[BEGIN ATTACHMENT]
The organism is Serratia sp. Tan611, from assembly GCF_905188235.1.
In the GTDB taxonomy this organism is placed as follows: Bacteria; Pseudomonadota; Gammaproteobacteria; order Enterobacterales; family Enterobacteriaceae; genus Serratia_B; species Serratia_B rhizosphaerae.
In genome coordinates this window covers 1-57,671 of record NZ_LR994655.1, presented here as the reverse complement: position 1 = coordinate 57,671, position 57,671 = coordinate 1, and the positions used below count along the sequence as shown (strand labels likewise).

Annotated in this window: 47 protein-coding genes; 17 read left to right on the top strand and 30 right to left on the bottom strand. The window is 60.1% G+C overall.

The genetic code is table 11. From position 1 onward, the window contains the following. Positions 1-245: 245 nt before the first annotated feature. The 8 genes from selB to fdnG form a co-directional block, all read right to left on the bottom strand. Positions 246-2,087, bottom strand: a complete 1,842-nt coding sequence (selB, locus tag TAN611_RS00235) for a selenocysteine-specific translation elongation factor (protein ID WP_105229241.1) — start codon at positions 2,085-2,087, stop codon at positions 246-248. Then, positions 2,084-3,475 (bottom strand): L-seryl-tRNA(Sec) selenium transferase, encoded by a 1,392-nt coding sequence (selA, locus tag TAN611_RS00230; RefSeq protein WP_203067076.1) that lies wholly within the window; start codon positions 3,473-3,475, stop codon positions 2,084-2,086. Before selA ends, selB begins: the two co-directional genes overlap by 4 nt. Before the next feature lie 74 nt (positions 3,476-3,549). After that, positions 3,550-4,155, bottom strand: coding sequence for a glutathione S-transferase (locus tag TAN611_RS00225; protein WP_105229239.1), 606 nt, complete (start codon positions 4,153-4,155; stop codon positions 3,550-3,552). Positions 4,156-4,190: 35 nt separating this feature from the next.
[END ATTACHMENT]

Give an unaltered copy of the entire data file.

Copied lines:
The organism is Serratia sp. Tan611, from assembly GCF_905188235.1.
In the GTDB taxonomy this organism is placed as follows: Bacteria; Pseudomonadota; Gammaproteobacteria; order Enterobacterales; family Enterobacteriaceae; genus Serratia_B; species Serratia_B rhizosphaerae.
In genome coordinates this window covers 1-57,671 of record NZ_LR994655.1, presented here as the reverse complement: position 1 = coordinate 57,671, position 57,671 = coordinate 1, and the positions used below count along the sequence as shown (strand labels likewise).

Annotated in this window: 47 protein-coding genes; 17 read left to right on the top strand and 30 right to left on the bottom strand. The window is 60.1% G+C overall.

The genetic code is table 11. From position 1 onward, the window contains the following. Positions 1-245: 245 nt before the first annotated feature. The 8 genes from selB to fdnG form a co-directional block, all read right to left on the bottom strand. Positions 246-2,087, bottom strand: a complete 1,842-nt coding sequence (selB, locus tag TAN611_RS00235) for a selenocysteine-specific translation elongation factor (protein ID WP_105229241.1) — start codon at positions 2,085-2,087, stop codon at positions 246-248. Then, positions 2,084-3,475 (bottom strand): L-seryl-tRNA(Sec) selenium transferase, encoded by a 1,392-nt coding sequence (selA, locus tag TAN611_RS00230; RefSeq protein WP_203067076.1) that lies wholly within the window; start codon positions 3,473-3,475, stop codon positions 2,084-2,086. Before selA ends, selB begins: the two co-directional genes overlap by 4 nt. Before the next feature lie 74 nt (positions 3,476-3,549). After that, positions 3,550-4,155, bottom strand: coding sequence for a glutathione S-transferase (locus tag TAN611_RS00225; protein WP_105229239.1), 606 nt, complete (start codon positions 4,153-4,155; stop codon positions 3,550-3,552). Positions 4,156-4,190: 35 nt separating this feature from the next.